Birth control pills don’t merely prevent women from becoming pregnant; they may also disrupt the way they decide who to marry or choose to partner with. Research at Stirling University in Scotland shows that the hormones in these pills may cause women to choose men they would not find attractive if they weren’t taking the pill.
The pills lower testosterone levels in women and, as a result, make them more attracted to men with lower testosterone. They may also interfere with women’s instinctive preferences for men who are more genetically suitable to father their children.
In one study, researchers found that contraceptive pills shifted women’s odor preferences in finding men attractive. Normally, women’s partner choices are influenced by body odor; therefore, they tend to be attracted to men with a dissimilar genetic make-up, which helps maintain genetic diversity in their children. Genes in the body’s Major Histocompatibility Complex (MHC) help build proteins for the immune system and affect body odor during interactions with skin bacteria. In this way, genes help determine which individuals find each other attractive.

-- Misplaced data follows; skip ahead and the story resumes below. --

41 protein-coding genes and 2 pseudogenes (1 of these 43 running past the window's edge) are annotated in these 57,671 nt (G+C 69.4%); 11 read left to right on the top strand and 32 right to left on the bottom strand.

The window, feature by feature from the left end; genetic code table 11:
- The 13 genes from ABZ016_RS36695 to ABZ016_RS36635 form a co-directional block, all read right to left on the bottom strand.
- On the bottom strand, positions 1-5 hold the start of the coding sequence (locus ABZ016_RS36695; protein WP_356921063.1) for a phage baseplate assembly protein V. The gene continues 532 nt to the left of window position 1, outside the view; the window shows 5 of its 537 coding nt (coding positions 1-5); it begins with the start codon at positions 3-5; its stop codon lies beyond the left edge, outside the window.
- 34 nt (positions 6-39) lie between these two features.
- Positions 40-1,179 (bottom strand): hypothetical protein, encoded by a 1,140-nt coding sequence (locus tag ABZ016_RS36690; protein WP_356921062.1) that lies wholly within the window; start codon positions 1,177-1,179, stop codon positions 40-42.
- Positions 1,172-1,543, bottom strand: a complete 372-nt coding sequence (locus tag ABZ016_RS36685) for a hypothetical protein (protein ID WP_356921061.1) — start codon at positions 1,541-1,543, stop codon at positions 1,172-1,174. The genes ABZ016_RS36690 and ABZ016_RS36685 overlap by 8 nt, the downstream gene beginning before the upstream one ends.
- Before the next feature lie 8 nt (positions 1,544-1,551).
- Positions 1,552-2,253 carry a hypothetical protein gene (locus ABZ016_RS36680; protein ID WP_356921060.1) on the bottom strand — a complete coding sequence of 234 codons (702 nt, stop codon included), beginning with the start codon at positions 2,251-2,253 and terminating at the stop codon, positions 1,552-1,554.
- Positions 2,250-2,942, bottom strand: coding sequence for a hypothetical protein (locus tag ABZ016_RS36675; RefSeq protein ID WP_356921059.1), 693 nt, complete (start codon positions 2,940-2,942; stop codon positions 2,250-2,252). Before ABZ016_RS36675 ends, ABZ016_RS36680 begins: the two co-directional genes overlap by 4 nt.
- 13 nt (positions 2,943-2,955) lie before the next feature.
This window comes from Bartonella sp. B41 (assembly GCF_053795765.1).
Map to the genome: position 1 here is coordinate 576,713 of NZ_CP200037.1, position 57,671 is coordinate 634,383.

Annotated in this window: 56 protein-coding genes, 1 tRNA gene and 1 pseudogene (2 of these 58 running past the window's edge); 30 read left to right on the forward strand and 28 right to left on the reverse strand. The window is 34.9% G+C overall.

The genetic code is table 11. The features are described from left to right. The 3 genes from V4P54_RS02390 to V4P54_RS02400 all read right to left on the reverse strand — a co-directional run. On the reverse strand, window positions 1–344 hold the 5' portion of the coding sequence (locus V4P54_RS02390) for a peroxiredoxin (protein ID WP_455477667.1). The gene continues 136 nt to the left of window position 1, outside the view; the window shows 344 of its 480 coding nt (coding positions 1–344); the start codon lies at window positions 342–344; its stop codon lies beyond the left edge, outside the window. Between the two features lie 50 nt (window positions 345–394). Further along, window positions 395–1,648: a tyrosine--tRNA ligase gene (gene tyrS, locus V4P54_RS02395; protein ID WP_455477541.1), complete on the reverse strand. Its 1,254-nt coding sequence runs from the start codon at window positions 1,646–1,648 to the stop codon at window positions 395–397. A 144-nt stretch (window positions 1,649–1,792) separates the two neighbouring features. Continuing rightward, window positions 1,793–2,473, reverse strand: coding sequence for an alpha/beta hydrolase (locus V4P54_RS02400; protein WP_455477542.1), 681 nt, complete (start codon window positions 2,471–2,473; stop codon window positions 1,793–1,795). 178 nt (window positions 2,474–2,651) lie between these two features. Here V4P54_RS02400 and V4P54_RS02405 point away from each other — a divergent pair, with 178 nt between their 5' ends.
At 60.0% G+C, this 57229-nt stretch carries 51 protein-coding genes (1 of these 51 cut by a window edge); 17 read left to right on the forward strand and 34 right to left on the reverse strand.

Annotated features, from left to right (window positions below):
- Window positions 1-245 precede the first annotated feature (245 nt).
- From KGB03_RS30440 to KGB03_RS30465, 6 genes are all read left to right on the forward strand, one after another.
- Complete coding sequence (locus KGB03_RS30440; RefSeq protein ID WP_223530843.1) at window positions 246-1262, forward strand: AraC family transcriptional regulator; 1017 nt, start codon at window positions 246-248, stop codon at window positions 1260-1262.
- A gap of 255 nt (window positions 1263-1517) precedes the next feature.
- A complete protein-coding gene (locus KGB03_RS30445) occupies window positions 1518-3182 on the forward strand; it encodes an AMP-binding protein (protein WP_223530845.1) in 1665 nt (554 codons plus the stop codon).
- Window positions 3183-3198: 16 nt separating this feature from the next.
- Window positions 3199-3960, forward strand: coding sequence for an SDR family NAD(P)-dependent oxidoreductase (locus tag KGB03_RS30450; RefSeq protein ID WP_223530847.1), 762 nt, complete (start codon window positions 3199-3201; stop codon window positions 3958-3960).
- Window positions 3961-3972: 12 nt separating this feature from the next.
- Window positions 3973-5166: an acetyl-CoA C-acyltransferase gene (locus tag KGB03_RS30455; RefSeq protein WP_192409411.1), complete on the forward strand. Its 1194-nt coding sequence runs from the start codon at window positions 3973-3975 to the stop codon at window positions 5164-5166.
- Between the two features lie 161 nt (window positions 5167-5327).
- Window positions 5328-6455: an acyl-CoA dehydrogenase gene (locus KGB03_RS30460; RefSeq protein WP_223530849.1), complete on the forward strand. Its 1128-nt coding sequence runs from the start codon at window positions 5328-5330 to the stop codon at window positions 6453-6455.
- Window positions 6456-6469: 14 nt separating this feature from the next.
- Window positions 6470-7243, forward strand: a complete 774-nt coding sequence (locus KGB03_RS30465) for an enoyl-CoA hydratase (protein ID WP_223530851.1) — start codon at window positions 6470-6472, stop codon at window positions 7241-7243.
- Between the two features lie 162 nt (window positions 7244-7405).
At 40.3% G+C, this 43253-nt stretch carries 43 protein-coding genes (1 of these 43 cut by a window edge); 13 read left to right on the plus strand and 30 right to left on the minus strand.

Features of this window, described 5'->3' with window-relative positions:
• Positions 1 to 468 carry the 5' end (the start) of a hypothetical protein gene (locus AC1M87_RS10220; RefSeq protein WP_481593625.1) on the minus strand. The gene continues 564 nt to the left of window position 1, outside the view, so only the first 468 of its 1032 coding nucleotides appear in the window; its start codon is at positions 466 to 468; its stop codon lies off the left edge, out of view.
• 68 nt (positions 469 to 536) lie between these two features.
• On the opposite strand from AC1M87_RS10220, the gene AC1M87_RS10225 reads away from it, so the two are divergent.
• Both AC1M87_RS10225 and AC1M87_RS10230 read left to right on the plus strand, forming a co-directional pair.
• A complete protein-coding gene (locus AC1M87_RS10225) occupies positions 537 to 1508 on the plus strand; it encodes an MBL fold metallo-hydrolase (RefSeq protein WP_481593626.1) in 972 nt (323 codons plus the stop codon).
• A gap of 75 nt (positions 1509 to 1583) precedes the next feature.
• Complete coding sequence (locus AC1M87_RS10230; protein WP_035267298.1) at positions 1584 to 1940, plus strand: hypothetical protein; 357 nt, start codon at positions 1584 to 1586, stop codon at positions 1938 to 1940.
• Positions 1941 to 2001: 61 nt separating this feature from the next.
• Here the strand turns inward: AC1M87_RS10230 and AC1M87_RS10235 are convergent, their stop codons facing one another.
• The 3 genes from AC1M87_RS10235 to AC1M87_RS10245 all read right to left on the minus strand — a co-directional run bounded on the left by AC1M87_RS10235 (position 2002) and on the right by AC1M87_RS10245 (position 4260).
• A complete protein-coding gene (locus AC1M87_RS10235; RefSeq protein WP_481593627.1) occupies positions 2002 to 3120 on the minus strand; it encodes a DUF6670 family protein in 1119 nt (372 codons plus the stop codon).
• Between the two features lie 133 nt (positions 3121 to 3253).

Craig Roberts, a researcher and professor says: “The results showed that the preferences of women who began using the contraceptive pill shifted towards men with genetically similar odors.
“Not only could MHC-similarity in couples lead to fertility problems but it could ultimately lead to the breakdown of relationships when women stop using the contraceptive pill, as odor perception plays a significant role in maintaining attraction to partners.”